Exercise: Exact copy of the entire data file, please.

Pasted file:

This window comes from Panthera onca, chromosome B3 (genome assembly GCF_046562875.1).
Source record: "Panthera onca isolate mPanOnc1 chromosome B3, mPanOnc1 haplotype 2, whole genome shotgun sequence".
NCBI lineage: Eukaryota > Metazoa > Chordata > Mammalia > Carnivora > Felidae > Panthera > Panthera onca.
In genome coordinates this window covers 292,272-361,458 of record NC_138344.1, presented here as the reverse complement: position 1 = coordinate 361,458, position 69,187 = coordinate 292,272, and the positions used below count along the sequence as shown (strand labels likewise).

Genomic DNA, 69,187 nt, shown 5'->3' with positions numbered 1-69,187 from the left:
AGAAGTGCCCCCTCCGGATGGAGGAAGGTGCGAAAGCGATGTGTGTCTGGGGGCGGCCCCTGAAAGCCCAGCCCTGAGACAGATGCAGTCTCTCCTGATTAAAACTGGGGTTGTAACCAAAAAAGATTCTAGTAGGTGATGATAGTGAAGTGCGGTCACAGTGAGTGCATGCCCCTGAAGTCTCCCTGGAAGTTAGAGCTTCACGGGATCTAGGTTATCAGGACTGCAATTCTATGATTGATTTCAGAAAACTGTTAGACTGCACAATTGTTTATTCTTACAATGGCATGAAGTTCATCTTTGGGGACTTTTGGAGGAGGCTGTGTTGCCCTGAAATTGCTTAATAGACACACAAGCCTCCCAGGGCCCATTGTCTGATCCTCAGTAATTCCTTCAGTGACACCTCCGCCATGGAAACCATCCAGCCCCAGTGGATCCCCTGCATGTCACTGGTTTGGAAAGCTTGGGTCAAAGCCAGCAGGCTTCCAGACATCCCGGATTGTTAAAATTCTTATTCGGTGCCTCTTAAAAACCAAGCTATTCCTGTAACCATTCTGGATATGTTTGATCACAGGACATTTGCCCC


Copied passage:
This window comes from Panthera onca, chromosome B3 (genome assembly GCF_046562875.1).
Source record: "Panthera onca isolate mPanOnc1 chromosome B3, mPanOnc1 haplotype 2, whole genome shotgun sequence".
NCBI lineage: Eukaryota > Metazoa > Chordata > Mammalia > Carnivora > Felidae > Panthera > Panthera onca.
In genome coordinates this window covers 292,272-361,458 of record NC_138344.1, presented here as the reverse complement: position 1 = coordinate 361,458, position 69,187 = coordinate 292,272, and the positions used below count along the sequence as shown (strand labels likewise).

Genomic DNA, 69,187 nt, shown 5'->3' with positions numbered 1-69,187 from the left:
AGAAGTGCCCCCTCCGGATGGAGGAAGGTGCGAAAGCGATGTGTGTCTGGGGGCGGCCCCTGAAAGCCCAGCCCTGAGACAGATGCAGTCTCTCCTGATTAAAACTGGGGTTGTAACCAAAAAAGATTCTAGTAGGTGATGATAGTGAAGTGCGGTCACAGTGAGTGCATGCCCCTGAAGTCTCCCTGGAAGTTAGAGCTTCACGGGATCTAGGTTATCAGGACTGCAATTCTATGATTGATTTCAGAAAACTGTTAGACTGCACAATTGTTTATTCTTACAATGGCATGAAGTTCATCTTTGGGGACTTTTGGAGGAGGCTGTGTTGCCCTGAAATTGCTTAATAGACACACAAGCCTCCCAGGGCCCATTGTCTGATCCTCAGTAATTCCTTCAGTGACACCTCCGCCATGGAAACCATCCAGCCCCAGTGGATCCCCTGCATGTCACTGGTTTGGAAAGCTTGGGTCAAAGCCAGCAGGCTTCCAGACATCCCGGATTGTTAAAATTCTTATTCGGTGCCTCTTAAAAACCAAGCTATTCCTGTAACCATTCTGGATATGTTTGATCACAGGACATTTGCCCC